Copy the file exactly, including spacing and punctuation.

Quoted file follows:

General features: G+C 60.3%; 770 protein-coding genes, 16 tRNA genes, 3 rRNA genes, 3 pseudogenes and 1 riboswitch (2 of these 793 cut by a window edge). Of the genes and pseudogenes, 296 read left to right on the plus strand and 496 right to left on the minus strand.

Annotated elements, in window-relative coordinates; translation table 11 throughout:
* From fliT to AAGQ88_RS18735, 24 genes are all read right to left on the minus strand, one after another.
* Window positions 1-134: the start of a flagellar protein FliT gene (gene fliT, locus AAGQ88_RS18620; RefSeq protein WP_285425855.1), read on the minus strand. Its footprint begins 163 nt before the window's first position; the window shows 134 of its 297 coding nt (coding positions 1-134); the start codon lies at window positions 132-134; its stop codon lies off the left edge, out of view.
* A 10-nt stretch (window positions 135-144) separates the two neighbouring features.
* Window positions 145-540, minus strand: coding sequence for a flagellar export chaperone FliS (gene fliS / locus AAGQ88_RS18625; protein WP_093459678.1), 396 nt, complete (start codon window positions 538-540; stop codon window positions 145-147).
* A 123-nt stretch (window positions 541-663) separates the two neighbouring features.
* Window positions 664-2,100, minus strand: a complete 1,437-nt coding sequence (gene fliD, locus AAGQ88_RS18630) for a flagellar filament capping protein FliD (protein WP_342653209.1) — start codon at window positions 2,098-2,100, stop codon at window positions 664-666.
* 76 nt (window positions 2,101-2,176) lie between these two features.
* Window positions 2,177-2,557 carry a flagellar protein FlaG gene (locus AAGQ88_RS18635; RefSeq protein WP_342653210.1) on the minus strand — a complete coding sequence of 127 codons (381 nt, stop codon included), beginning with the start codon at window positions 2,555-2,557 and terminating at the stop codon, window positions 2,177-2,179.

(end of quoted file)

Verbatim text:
General features: G+C 60.3%; 770 protein-coding genes, 16 tRNA genes, 3 rRNA genes, 3 pseudogenes and 1 riboswitch (2 of these 793 cut by a window edge). Of the genes and pseudogenes, 296 read left to right on the plus strand and 496 right to left on the minus strand.

Annotated elements, in window-relative coordinates; translation table 11 throughout:
* From fliT to AAGQ88_RS18735, 24 genes are all read right to left on the minus strand, one after another.
* Window positions 1-134: the start of a flagellar protein FliT gene (gene fliT, locus AAGQ88_RS18620; RefSeq protein WP_285425855.1), read on the minus strand. Its footprint begins 163 nt before the window's first position; the window shows 134 of its 297 coding nt (coding positions 1-134); the start codon lies at window positions 132-134; its stop codon lies off the left edge, out of view.
* A 10-nt stretch (window positions 135-144) separates the two neighbouring features.
* Window positions 145-540, minus strand: coding sequence for a flagellar export chaperone FliS (gene fliS / locus AAGQ88_RS18625; protein WP_093459678.1), 396 nt, complete (start codon window positions 538-540; stop codon window positions 145-147).
* A 123-nt stretch (window positions 541-663) separates the two neighbouring features.
* Window positions 664-2,100, minus strand: a complete 1,437-nt coding sequence (gene fliD, locus AAGQ88_RS18630) for a flagellar filament capping protein FliD (protein WP_342653209.1) — start codon at window positions 2,098-2,100, stop codon at window positions 664-666.
* 76 nt (window positions 2,101-2,176) lie between these two features.
* Window positions 2,177-2,557 carry a flagellar protein FlaG gene (locus AAGQ88_RS18635; RefSeq protein WP_342653210.1) on the minus strand — a complete coding sequence of 127 codons (381 nt, stop codon included), beginning with the start codon at window positions 2,555-2,557 and terminating at the stop codon, window positions 2,177-2,179.